EMANE Physical Layer Custom Shim

The custom PHY layer shim is responsible for adding and extracting custom metadata to the EMANE Common PHY Layer network packet including a complex 1024 data point FFT representing the Power Spectral Density (PSD) signature for the emulated networking waveform. Creation of the transmit PSD included the addition of noise, and path-loss information used by the receiver.

This shim extracts received PSDs from the EMANE over the air (OTA) network packets, scales the PSD content based on antenna gains and path-loss information, and then forwards the modified PSD content to a detector application similar to the custom MAC shim.

This shim monitors the system path-loss events for populating the transmitted metadata. EMANE Events are messages sent to EMANE components containing control information relevant to the functional operation of the component.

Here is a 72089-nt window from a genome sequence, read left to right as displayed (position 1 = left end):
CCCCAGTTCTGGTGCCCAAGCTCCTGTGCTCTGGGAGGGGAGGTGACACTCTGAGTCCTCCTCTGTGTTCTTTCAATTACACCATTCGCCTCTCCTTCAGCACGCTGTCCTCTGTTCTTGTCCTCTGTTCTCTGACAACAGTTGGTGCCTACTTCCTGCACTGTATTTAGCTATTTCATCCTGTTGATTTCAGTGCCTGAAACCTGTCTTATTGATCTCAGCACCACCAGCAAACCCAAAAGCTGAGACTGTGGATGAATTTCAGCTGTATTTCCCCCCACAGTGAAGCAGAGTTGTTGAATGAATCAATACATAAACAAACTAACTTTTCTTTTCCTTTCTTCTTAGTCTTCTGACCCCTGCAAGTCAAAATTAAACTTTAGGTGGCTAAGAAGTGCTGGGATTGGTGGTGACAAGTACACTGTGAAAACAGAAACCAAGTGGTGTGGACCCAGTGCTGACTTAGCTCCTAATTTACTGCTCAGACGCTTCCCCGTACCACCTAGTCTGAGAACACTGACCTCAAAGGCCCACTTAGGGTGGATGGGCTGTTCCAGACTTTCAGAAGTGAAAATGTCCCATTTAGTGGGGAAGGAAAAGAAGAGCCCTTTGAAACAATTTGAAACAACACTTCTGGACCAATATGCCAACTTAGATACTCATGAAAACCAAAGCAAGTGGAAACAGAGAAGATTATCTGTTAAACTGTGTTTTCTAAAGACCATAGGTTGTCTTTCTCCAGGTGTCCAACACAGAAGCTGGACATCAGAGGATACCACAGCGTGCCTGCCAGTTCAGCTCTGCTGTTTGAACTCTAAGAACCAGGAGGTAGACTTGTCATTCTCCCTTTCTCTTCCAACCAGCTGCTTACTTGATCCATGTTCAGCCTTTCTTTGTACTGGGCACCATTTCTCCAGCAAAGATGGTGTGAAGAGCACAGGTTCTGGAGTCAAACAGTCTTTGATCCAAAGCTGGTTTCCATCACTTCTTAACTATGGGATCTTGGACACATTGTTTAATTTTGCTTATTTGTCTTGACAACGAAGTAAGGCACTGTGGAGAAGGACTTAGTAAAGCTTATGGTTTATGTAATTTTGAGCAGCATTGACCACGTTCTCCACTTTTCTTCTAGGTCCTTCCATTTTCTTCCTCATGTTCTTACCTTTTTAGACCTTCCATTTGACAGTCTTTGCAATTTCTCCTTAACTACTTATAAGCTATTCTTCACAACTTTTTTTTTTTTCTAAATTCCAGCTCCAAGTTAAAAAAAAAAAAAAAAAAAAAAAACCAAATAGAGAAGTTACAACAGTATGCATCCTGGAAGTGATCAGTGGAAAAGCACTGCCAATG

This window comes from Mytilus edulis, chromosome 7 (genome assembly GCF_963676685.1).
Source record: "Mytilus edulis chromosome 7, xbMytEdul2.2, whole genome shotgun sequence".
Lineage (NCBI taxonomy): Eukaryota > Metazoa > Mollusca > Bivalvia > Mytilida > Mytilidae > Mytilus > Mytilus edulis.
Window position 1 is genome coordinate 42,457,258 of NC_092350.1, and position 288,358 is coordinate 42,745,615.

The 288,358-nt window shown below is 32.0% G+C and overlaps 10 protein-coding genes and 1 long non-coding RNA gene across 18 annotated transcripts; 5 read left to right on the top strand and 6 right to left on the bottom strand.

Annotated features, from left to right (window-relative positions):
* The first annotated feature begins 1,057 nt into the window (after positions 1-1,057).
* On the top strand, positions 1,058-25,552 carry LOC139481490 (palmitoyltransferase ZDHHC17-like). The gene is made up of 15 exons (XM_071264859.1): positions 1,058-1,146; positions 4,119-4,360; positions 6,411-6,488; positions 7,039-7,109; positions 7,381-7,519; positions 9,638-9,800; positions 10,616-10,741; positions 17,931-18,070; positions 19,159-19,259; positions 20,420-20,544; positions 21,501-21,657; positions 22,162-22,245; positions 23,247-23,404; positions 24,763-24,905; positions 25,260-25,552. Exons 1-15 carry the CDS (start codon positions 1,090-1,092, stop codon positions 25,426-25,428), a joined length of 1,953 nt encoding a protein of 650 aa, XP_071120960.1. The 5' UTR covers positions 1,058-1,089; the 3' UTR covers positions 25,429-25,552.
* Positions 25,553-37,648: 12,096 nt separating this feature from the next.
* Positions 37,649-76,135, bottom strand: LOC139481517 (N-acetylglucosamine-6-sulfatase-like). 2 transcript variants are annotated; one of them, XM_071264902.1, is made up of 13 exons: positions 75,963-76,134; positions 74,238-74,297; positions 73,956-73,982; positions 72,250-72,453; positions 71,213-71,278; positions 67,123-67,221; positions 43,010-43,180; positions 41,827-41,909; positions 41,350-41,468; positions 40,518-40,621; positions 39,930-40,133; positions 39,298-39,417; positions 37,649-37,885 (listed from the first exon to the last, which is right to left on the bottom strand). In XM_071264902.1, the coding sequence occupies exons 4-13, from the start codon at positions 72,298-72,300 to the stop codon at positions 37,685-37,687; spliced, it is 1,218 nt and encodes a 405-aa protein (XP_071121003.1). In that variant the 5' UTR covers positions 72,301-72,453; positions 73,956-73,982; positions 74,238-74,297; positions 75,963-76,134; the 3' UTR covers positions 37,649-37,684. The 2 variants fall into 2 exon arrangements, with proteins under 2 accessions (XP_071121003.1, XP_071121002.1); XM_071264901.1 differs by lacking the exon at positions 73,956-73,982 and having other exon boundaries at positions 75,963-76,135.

EMANE Jammer Custom Shim

The benefits of frequency agile communications, such as the emulated networking waveform, is the system detects and responds to attempted jamming of communications. To introduce jamming into the network emulation environment for evaluating system responses, a custom jammer “shim” layer was developed which executes within a separate LXC, and is started and stopping dynamically using the EMANE event system.  Detailed information on the custom jammer is provided in the post EMANE Jammer.

The jammer “shim” is configured for various operating modes as follows:

  • Fixed frequency at a configured center frequency.
  • Sweep frequency between a start and stop frequency with sweep frequency step interval and sweep rate.
  • Hop-set frequencies with sweep rate and optional random hop-set frequency ordering.
EMANE OTA Spectrum and Waterfall Viewer

A very important tool used by communications engineers in the analysis and evaluation of network emulation, is real-time spectrum and waterfall plots. For this development effort, it was necessary to develop a custom real-time spectrum/waterfall viewer application in C++ and Qt that was capable of reading and decoding OTA network frames on the EMANE OTA control bus. This development is described in the post EMANE Real-Time Spectrum and Waterfall Viewer.